Tottenham Hotspur and Manchester City will have 2,000 fans at Wembley for the Carabao Cup final on April 25th.
But fans under the age of 18 cannot attend, and people who are clinically extremely sensitive or pregnant are also told not to apply for tickets.
To enter Wembley, fans must take a lateral flow test for coronavirus at a specific location – not at home – within 24 hours before the game.
They must bring proof of a negative result, either text or email.
Fans who receive a ticket must sign a consent form, as the match is part of the government’s event research program, which assesses how major events can be safely opened to the public as coronavirus restrictions are eased.
In addition, fans are asking if they will take two PCR tests designed to show if anyone who is showing symptoms of coronavirus currently has the virus. Both tests should be taken at home, the first before the match and the second five days after. Fans who receive tickets for the finals will be told how to apply for PCR tests, which will be free.
SpursAbility, a Tottenham fan club, said it was “extremely disappointed” by the ruling that clinically extremely vulnerable fans should not attend the final.
“Most of our members and supporters have had their first and second vaccinations and are at significantly lower risk than those yet to be vaccinated,” the statement said.
“Government guidelines place people over the age of 70 in the category of equal or higher risk, but there is no question of exclusion for anyone in those riskier groups.
“We request that these criteria in the government’s research program to reopen live events to the general public be reviewed in terms of actual research to date and the reality of priorities in the government’s vaccination program.”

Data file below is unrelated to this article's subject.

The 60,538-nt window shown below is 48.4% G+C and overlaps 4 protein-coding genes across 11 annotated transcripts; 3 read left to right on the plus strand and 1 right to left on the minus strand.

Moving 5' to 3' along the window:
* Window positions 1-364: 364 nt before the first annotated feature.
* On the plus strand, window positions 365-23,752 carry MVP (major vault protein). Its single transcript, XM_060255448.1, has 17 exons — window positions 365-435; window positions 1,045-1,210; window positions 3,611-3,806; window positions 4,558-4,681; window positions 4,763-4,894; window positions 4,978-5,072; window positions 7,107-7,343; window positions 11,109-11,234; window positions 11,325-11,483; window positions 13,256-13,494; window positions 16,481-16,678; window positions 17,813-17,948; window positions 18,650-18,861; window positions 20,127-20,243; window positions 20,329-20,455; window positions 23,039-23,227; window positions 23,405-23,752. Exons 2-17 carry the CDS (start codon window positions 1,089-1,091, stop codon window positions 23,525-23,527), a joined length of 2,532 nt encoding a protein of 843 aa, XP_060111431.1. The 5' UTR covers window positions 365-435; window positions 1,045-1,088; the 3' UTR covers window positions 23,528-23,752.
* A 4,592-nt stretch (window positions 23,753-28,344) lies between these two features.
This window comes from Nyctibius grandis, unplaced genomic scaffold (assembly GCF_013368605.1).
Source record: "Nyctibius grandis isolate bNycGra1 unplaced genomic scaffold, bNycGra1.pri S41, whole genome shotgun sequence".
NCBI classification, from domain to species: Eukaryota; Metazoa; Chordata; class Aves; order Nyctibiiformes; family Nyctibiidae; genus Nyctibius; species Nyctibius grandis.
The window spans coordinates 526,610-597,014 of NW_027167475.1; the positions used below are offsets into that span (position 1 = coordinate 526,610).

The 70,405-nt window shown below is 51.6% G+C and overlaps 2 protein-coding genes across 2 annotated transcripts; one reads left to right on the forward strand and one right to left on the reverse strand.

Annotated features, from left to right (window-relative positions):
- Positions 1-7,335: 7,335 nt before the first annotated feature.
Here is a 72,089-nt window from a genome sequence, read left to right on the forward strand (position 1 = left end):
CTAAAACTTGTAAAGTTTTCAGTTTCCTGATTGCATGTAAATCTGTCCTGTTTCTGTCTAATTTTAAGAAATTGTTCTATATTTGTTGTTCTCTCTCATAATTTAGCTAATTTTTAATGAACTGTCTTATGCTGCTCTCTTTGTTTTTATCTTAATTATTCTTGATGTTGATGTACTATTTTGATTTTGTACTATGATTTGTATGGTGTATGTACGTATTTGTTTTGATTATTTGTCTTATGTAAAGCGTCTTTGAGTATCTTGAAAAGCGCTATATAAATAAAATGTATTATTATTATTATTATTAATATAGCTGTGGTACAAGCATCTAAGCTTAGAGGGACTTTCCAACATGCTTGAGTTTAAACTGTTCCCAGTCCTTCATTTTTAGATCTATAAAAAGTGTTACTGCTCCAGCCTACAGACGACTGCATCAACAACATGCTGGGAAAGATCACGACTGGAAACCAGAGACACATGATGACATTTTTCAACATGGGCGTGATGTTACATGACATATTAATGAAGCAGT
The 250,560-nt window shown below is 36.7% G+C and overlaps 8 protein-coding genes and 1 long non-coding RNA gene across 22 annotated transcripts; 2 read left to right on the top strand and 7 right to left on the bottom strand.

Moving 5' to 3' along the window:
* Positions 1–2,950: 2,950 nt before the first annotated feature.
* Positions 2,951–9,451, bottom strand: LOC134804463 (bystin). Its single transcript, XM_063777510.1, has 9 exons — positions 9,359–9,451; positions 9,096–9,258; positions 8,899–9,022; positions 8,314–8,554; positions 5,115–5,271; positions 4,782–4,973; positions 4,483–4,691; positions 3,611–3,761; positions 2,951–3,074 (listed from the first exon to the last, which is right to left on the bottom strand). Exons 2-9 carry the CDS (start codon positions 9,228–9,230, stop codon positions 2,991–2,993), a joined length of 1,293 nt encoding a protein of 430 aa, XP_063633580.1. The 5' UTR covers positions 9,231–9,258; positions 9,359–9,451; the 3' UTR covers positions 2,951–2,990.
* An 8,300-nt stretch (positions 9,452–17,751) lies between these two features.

Equal Fields – a charity that advocates for an inclusive match experience and equal access to all sports fans – said she was “very disappointed” with the decision.
There will be a total of 8,000 fans at Wembley – the most at an outdoor sporting event in the UK since the coronavirus pandemic led to its first closure in March 2020, with the remaining distribution split into groups, including Brent residents and NHS employees.
Earlier in April, Rick Parry, president of the English Football League (EFL), said the return of fans was an “important milestone”.
On April 18, the FA Cup semifinals between Leicester City and Southampton will have 4,000 fans, while the May 15 finals will host 21,000 spectators.
Matches are three of nine events in sports and the arts – which also includes World Snooker Championship – which will be used to provide “key scientific data and research” on how events can be safely opened to fans in line with the exit from coronavirus restrictions.
Researchers at these events “will gather evidence related to different settings and approaches to manage and mitigate transmission risk”.
Manchester City, who won the EFL Cup after beating Aston Villa 2-1 in last season’s final, said 1,750 tickets would be available to fans living in the wider Manchester and immediate area, and the remaining 250 to be sold to fans in London and the south-east. England.